StarLapse System

Attach the StarLapse motor assembly to the dovetail making sure to securely tighten the thumb knob.

 

 

Loosen knurled knob to release the clutch. Point the StarLapse in the desired direction and re-tighten.

 
 
StarLapse System  

Mount your camera to the longer dovetail plate using a 1/4-20 socket cap screw. Slide the dovetail with the attached camera onto the dovetail clamp of the motor assembly with the center of gravity as close as possible over the center of rotation. In this photo the dovetail is offset to allow clearance of the lens barrel to permit rotation. Also note that the tripod handle has been removed to avoid interference with the StarLapse rotation

 
 

USING THE ELECTRONICS

Connect a center-positive 12 volt DC power source rated at 500 milliamps or higher to the input connector. Our battery pack (STLA-BP) loaded with eight AA alkaline batteries is recommended, and can operate the system for more than sixty hours when used at the moderate or slower speeds. Where AC is available you can use our universal DC power supply (part# ACDC). Circuitry of the StarLapse is regulated to protect the internal electronics, however, the motor is driven directly from the DC input voltage. The motor is optimized for 12 volts but can safely operate at a slightly higher voltage. DO NOT EXCEED 18 VOLTS for the power source! The system will run at voltages as low as 7 volts but the motor may no longer have enough torque to reliably pulse.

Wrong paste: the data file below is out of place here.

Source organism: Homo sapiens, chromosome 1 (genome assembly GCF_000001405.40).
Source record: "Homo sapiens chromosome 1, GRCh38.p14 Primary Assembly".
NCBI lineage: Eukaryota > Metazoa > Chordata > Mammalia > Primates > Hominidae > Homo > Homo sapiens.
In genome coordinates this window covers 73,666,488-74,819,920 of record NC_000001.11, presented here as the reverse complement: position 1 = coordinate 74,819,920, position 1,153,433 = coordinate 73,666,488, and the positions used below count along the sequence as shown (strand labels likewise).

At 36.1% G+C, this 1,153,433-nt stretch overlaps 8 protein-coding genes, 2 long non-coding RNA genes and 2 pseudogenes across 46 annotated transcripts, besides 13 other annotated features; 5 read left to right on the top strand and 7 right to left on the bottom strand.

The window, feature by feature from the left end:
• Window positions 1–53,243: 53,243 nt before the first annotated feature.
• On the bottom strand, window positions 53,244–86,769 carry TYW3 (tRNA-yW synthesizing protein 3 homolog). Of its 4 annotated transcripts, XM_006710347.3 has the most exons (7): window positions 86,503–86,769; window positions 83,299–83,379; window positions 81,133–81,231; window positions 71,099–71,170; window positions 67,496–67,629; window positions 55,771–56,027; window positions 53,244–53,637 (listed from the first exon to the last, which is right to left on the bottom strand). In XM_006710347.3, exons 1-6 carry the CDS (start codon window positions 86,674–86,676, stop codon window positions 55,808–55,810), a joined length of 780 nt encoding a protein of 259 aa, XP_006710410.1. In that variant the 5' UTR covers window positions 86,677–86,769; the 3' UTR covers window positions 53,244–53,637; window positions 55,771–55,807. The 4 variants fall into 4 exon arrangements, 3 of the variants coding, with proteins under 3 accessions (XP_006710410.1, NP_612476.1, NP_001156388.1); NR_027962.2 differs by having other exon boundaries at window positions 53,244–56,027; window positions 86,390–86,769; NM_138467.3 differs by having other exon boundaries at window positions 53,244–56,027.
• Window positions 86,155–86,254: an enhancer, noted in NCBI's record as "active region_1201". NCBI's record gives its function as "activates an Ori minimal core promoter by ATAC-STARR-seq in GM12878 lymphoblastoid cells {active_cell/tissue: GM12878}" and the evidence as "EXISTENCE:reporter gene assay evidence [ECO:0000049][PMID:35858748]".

StarLapse System
 

The motor connects with a 6-conductor modular connector. Be sure to dress the cable such that it will not bind or impede the motion of the StarLapse system.